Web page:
The Fabians have a new set of seminars looking at choices that the government should face in the upcoming 2010 budget.
Choices and Consequences: The 2010 Budget is the first lecture in Fabian Society’s Resilient Economy Series. Peter Harris, well-known economist, will outline an progressive alternative context for this year’s budget. Selwyn Pellett, of the Productive Economy Council, will give a business perspective. There will also be an opportunity for you to participate.
There are two other seminars in the Bold Choices series.
I attended the first of these in Auckland last Sunday. It was excellent and thought provoking. I’m pleased to see that some of the materials used in the seminar are now on-line. Not as good as the seminars themselves, but excellent material for my post writing.
Apparently David Farrar found (to my amusement)
Chris Trotter, who was at the seminar, described it on Radio New Zealand’s Afternoon programme as “very interesting, more people than he expected with a very lively debate”. David Farrar, in the same discussion, discovered to his horror that Kiwiblog had provided free advertising for the seminar and promptly took it off! You can listen to the discussion here.
The Fabian Society is worth a look, by the way. I know there have been some notably bad Fabians but there have also been some notably great ones. The Fabian Society has the opposite of the Anarchist â€˜direct action’ ethos. It promotes left wing thought by discussion and dissemination of knowledge. So it can lead to fascinating insights if well managed, as this inaugural event patently was. And if good speakers are presented. Once again, tick.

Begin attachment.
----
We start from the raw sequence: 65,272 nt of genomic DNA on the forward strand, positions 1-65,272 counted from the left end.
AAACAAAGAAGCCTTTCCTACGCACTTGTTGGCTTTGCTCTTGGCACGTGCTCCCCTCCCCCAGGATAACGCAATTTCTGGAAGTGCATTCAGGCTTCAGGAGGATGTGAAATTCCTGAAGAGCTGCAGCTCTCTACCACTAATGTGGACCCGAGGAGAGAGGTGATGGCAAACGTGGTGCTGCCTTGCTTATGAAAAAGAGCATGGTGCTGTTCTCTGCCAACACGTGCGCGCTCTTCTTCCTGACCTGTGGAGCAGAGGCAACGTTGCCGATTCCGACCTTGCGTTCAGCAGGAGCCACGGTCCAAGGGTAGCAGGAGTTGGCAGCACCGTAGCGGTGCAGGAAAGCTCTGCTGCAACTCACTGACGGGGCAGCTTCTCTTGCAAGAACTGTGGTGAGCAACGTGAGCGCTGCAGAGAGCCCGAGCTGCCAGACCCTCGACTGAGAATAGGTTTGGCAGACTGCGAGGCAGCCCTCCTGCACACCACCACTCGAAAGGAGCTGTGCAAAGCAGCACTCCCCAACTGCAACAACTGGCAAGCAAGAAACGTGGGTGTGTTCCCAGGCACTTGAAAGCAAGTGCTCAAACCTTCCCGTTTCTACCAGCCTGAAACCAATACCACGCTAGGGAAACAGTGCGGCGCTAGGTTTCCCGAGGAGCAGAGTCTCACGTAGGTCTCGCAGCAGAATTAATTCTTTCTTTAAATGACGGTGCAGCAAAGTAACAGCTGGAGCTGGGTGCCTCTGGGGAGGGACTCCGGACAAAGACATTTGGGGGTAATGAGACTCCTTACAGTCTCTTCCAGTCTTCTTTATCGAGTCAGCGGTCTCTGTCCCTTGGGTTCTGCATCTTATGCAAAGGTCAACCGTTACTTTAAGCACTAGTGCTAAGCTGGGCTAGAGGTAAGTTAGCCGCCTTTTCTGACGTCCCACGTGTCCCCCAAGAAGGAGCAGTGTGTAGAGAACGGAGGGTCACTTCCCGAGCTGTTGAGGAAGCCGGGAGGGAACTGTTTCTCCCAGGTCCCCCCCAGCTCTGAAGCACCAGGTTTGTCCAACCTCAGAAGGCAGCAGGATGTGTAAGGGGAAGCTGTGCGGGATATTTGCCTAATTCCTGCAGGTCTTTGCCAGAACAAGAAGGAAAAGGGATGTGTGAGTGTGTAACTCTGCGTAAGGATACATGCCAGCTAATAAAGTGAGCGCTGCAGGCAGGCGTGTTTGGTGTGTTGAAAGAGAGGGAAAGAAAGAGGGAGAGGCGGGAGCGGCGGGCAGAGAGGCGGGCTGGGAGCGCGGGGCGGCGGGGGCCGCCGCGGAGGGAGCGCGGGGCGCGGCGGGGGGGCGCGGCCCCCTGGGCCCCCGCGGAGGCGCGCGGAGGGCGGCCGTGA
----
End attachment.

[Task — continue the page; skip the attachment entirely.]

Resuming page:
I’m surprised that in the points she took from the discussion, she didn’t pick up on the emphasis on getting changing our export structure. But I suppose that people hear what they’re interested in. I’ve been involved in export industries for most of my working life with its constant frustration with the lack of investment capital available.
Like Anna at Lefter, I’d give these seminars a big tick. The debate was good, the seminar leaders were excellent, and the doctrinaire statements framed as questions from the floor were mercifully limited (one of the main reasons I tend to despise sitting through public speaking compared to blogs).